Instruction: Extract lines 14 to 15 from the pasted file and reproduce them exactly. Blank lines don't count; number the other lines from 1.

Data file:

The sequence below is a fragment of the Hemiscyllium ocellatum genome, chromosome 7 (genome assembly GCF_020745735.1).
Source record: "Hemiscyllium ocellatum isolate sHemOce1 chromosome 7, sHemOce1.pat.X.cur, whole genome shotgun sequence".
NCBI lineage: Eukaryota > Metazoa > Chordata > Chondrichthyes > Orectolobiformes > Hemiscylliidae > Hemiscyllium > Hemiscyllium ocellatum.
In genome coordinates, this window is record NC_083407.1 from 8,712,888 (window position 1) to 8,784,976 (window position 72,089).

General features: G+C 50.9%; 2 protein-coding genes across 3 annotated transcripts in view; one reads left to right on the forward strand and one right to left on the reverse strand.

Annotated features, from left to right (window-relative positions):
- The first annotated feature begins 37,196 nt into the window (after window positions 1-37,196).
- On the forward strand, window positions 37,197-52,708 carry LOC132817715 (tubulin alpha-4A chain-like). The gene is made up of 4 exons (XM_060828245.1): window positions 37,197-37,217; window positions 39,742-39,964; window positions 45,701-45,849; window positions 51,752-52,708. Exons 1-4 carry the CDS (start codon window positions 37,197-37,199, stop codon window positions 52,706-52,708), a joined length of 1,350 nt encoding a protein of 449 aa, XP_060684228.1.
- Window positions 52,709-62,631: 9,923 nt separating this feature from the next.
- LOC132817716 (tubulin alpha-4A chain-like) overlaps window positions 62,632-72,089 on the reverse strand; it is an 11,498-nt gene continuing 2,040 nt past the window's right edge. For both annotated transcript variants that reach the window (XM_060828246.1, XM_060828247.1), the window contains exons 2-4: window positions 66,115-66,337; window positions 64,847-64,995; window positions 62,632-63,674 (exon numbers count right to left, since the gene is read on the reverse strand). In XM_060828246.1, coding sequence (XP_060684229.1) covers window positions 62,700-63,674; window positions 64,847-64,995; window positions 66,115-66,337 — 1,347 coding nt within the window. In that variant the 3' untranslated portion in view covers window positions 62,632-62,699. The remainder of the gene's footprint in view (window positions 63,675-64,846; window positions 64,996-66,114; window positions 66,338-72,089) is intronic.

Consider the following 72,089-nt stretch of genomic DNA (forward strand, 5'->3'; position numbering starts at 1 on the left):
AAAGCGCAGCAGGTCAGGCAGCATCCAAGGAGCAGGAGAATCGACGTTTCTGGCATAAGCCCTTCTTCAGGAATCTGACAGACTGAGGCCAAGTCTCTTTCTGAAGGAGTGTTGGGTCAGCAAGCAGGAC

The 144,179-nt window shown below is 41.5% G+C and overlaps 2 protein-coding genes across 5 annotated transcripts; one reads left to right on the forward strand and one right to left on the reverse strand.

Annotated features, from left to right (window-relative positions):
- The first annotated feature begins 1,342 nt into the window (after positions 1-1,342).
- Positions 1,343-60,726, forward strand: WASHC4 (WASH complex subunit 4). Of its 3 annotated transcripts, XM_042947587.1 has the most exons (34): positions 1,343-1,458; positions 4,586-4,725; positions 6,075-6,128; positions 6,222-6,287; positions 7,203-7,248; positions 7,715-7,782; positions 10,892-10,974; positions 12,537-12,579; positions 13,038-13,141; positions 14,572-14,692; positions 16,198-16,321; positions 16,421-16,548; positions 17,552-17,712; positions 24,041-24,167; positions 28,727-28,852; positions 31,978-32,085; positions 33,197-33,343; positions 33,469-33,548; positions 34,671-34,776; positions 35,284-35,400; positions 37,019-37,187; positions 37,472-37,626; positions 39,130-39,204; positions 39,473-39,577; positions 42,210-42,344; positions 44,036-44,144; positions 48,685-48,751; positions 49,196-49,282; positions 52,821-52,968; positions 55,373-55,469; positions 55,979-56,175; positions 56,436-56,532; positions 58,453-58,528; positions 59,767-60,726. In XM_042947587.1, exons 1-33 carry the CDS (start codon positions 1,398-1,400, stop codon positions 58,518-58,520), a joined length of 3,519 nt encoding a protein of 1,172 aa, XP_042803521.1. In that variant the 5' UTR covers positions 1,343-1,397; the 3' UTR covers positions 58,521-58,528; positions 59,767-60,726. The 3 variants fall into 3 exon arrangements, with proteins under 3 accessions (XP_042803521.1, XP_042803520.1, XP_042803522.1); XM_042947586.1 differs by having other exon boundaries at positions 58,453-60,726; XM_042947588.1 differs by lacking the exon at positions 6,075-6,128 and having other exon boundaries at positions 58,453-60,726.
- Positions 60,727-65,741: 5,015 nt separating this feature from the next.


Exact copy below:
Annotated features, from left to right (window-relative positions):
- The first annotated feature begins 1,342 nt into the window (after positions 1-1,342).